A serious wonk debate has broken out over the trillion dollar coin and its ramifications. As I said 18 months ago when I first discussed the coin here, this idea was never going to come to fruition, but it made for a seriously important discussion regarding our monetary system. All roads lead to MR on this debate, whether through MR co-founder Carlos Mucha, who founded the coin idea or the inevitable debate over government self financing and JKH’s Contingent Institutional Approach).
Paul Krugman asks the question that all of this debate inevitably leads to:
“what happens if the US government issues a trillion-dollar coin to pay its bills?”
I would change the question slightly for the sake of simplicity. Instead of a coin, what if the government used its powers as an autonomous currency issuer to just create bank deposits?
It might help to step back a second first before we jump in the mud here. The monetary system we currently have does not operate as most people believe. The government doesn’t “print money” (except in the literal case of cash notes and coins), but is actually the issuer of net financial assets. So, when Peter uses his Treasury Direct account to buy a government t-bill he is divested of a bank deposit that ultimately allows the government to spend a bank deposit into Paul’s account. Peter gets a US T-bill, no longer has a bank deposit and Paul ends up with a bank deposit. There is the same amount of bank deposits in the private sector, but there is an additional financial asset in the form of the bond.
But what if the government didn’t sell t-bills? Instead of divesting Peter of a bank deposit (and giving him a NFA as t-bill) the government would just type a bank deposit into Paul’s account when Congress wants to spend. So Peter still has his bank deposit AND Paul has a net financial asset in the form of a bank deposit. The government, in this case, is a pure issuer of money. If one were so inclined to call t-bills pure “money” you could claim that the first and second example are virtually the same (aside from the obvious politics involved).
The question this argument really gets at the heart of is the moneyness of government bonds versus bank deposits. I have argued that t-bills have a very high level of moneyness. That is, they are highly liquid and risk free, but not pure money. For instance, if two men are standing in Wal-Mart, one holding $100 in cash (or a credit card) and the other holding $100 in physical t-bills they do not both have money in the eyes of Wal-Mart (the problem of money is not defining it, but convincing others to accept it). Ie, they cannot both ring the register. One must sell his t-bills to the other to obtain the cash for purchases. Now, technology is reducing the discrepancy in “moneyness” between these assets, but the inconvenience of transferability still exists to some degree. A bank deposit will always have a higher level of “moneyness” than a t-bill. How this discrepancy influences inflation is up for debate.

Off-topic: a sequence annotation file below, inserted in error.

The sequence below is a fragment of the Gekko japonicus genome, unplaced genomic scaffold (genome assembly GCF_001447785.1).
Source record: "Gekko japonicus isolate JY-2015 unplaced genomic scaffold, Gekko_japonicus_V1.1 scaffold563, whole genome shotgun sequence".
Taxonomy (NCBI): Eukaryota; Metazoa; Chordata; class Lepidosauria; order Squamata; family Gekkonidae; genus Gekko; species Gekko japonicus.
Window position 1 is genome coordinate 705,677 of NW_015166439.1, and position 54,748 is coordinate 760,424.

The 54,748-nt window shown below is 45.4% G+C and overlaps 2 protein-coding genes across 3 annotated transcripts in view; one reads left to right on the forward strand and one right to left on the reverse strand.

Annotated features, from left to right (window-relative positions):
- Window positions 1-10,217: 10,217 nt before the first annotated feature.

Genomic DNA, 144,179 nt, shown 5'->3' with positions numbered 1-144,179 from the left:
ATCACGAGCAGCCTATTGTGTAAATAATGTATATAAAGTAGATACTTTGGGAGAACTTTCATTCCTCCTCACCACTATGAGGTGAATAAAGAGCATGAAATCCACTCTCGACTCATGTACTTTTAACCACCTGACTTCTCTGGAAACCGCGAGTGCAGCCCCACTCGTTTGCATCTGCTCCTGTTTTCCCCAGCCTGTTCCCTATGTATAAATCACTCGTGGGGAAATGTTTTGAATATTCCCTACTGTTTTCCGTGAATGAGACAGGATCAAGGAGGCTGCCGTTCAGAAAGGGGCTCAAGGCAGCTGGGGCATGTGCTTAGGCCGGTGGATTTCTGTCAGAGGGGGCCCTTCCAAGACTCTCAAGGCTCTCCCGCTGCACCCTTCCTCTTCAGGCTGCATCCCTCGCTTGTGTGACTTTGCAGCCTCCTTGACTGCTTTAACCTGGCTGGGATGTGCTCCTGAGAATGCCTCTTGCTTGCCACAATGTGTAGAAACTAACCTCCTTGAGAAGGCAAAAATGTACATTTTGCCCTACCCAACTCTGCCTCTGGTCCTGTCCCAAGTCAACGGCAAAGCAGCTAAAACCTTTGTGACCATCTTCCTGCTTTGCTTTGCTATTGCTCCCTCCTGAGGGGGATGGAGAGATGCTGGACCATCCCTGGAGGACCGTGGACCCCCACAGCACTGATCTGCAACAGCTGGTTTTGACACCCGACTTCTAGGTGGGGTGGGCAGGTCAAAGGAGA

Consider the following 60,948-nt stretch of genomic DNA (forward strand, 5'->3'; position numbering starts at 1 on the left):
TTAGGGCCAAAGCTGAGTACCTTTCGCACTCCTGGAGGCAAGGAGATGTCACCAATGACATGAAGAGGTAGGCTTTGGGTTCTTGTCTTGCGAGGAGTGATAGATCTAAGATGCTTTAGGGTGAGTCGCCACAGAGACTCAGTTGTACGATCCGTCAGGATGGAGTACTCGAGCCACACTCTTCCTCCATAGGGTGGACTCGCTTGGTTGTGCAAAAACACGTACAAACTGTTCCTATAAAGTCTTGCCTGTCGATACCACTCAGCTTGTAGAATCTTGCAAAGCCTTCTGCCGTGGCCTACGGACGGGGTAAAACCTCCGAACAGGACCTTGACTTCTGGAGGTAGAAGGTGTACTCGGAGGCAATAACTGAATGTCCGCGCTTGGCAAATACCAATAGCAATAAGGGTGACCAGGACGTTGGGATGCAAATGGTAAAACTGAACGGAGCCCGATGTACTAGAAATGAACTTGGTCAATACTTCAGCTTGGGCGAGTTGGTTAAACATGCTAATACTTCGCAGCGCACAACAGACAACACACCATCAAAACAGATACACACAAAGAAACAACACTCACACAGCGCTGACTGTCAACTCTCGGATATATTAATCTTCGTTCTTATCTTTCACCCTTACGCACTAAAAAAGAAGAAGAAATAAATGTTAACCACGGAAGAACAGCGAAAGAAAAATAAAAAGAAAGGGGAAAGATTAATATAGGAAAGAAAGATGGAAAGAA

But an equally important debate rages over the monetary base and Krugman’s “dead presidents” (cash). Ultimately, the question in the above discussion leads to a debate over inflation, the degree to which the Fed maintains control of the money supply and the very design of our monetary system. But first we should agree on a few things:
- Money is almost entirely endogenous in our monetary system. Ie, the money supply is determined by private banks who issue loans based on the demand by their clientele.
- The money multiplier is not just broken. It is non-existent. Bank loans create deposits. Banks find reserves after the fact if they must.
- The central bank can influence the cost of supplying these loans, but has far less control over the demand for this money.
- The terms “base money” and “high powered money” are unfortunate terms that should be done away with as they put the cart before the horse in terms of understanding the first three bullet points here.
If the bullet points didn’t help connect the dots already, we should all be realizing that the Fed has less control over the money supply than most of us have been led to believe. The money supply being endogenously controlled by the banking system means that the Fed can influence the cost of money, but cannot completely control the supply of money. The money supply is largely regulated by market conditions and the demand for loans. In other words, the money supply is almost entirely privatized in the USA. The Fed tries to influence the cost of this money by gauging economic conditions and forecasting policy changes to economic agents.
So, what happens to this system if the government self finances? Obviously, we’re entering a monumental paradigm shift. We’re transferring from a system where money is created endogenously by banks who compete to issue money, to a system where the government exogenously creates money. It’s
almost impossible difficult to say whether one system is more inflationary than the other. But what becomes clear in a system of government self financing is that the existence of private banking becomes increasingly less significant which would render the need for the central bank as increasingly less significant (since the central bank exists to support private banks and operates policy through the banking system).
The trillion dollar coin is not a debate about Fed influence, inflation and dead presidents. It is a debate about a monumental paradigm shift in our monetary system. A debate that shakes the core of modern banking and the monetary system we have designed around a market based money issuing system where banks compete privately to issue money as debt.
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